Swiss bank UBS has been fined 4.5 billion euros ($5.1 billion) in a French tax fraud case.
A Paris court found UBS guilty of illegally soliciting clients and laundering the proceeds of tax fraud. The bank allegedly helped wealthy clients avoid taxes on over €10 billion between 2004 and 2012.
The court fined UBS 3.7 billion euros and ordered the bank to pay an additional 800 million euros in damages to the French government. The fines add up to around the same as the bank’s net profits for 2018. According to analysts at Credit Suisse Group, the fine ended up being about four to five times more than what the market had anticipated.
French prosecutors told the Court that UBS was “systematic” in its support of illegally concealing assets. The prosecutors said that the bank and its directors “were perfectly aware that they were breaking French law.”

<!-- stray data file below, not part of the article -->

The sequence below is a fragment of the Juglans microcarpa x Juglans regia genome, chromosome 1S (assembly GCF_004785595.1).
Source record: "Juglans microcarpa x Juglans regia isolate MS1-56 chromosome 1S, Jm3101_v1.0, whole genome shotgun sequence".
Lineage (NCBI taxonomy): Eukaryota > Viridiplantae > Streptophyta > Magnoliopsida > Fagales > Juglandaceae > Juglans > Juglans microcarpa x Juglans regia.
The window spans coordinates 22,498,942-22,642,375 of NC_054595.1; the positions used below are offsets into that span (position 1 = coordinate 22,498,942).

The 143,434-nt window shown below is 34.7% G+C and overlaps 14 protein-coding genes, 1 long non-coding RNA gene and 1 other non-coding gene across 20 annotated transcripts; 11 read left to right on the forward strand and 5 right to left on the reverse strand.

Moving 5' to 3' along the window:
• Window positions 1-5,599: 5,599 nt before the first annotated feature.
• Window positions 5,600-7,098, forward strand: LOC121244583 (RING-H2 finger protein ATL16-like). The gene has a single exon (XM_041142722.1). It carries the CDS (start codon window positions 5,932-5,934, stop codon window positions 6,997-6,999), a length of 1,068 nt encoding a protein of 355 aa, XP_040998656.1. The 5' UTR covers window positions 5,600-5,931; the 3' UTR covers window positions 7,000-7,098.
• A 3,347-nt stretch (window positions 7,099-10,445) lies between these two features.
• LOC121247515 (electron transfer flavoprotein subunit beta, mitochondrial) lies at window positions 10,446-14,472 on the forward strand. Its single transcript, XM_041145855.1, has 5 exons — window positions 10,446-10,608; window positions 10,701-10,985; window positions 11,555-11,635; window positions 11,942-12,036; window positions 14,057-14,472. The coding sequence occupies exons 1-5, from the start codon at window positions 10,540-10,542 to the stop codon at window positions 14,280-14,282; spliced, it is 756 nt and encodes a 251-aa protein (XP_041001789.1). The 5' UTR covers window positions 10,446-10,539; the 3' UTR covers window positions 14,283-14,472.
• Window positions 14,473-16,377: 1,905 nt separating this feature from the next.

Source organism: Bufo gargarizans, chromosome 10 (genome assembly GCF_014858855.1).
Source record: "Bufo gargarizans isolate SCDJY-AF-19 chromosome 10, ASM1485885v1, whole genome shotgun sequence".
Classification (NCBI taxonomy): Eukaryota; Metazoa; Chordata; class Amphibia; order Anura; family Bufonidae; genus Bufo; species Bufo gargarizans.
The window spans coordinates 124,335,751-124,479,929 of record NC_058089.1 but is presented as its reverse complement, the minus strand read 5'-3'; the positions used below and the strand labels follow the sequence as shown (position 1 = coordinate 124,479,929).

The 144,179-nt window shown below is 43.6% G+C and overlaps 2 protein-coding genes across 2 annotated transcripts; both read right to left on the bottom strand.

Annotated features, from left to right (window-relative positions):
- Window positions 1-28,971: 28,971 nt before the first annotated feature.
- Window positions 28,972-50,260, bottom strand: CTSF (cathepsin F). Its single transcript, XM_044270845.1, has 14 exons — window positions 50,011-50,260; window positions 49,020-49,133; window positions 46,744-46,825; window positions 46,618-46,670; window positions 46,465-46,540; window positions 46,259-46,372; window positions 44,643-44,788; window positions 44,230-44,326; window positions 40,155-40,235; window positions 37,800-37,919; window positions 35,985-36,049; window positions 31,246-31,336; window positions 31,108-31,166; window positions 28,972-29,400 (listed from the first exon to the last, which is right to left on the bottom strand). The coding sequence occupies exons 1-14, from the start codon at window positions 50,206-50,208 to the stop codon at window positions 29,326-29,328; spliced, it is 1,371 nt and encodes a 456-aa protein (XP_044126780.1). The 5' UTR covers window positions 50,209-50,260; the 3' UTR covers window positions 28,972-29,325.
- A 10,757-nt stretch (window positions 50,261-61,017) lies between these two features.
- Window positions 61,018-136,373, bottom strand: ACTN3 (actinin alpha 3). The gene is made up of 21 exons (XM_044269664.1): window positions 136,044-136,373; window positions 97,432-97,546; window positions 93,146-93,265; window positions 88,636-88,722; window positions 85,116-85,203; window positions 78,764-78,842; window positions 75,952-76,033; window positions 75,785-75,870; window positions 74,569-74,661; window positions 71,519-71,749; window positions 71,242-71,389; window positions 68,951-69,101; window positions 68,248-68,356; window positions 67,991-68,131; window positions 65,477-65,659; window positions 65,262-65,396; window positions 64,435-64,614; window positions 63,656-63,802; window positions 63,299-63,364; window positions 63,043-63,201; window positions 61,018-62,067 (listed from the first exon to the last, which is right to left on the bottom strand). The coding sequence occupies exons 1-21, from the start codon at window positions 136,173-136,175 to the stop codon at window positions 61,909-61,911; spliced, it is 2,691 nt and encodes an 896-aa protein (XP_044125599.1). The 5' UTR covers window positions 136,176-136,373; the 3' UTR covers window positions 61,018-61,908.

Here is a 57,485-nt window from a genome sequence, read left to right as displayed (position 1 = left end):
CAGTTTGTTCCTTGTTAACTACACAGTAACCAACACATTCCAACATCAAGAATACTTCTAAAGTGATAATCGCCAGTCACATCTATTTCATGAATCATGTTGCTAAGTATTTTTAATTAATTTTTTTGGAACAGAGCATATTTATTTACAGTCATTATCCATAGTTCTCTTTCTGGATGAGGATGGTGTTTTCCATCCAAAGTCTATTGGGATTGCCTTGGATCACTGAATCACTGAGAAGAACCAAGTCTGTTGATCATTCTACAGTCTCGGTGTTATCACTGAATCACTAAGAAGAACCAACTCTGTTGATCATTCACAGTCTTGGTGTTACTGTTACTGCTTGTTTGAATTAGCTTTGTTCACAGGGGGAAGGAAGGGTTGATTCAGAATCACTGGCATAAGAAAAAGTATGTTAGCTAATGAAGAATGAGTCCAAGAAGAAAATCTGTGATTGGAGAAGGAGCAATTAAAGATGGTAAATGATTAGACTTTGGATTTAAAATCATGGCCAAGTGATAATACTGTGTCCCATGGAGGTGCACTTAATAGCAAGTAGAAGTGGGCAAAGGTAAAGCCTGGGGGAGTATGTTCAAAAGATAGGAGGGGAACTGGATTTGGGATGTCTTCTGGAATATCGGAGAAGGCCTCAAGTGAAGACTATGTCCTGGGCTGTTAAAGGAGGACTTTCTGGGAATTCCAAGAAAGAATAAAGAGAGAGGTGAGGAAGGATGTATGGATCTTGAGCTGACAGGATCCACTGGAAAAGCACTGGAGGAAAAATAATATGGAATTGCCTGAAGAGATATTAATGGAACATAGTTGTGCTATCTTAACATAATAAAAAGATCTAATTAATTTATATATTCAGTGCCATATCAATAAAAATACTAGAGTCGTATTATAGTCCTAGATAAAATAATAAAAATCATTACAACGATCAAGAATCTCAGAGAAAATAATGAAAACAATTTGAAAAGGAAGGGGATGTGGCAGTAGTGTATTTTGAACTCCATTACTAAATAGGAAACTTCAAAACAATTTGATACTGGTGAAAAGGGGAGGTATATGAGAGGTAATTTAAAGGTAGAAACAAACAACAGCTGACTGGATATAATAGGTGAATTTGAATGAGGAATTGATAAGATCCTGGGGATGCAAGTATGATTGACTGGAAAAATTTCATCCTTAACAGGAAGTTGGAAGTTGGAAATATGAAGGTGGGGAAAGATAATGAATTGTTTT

UBS general counsel Markus Diethelm was quoted by Reuters as telling reporters outside the courtroom: “This decision is incomprehensible, we will appeal.” Adding, “We have seen no facts and no evidence.”
According to Bloomberg, UBS said in a statement:
“The bank has consistently contested any criminal wrongdoing in this case throughout the investigation and during the trial.
“The charges of laundering the proceeds of tax fraud are without merit, as the predicate offence of an original tax fraud of French tax payers was not proven.”
UBS stock plunged by more than 4 percent on the news.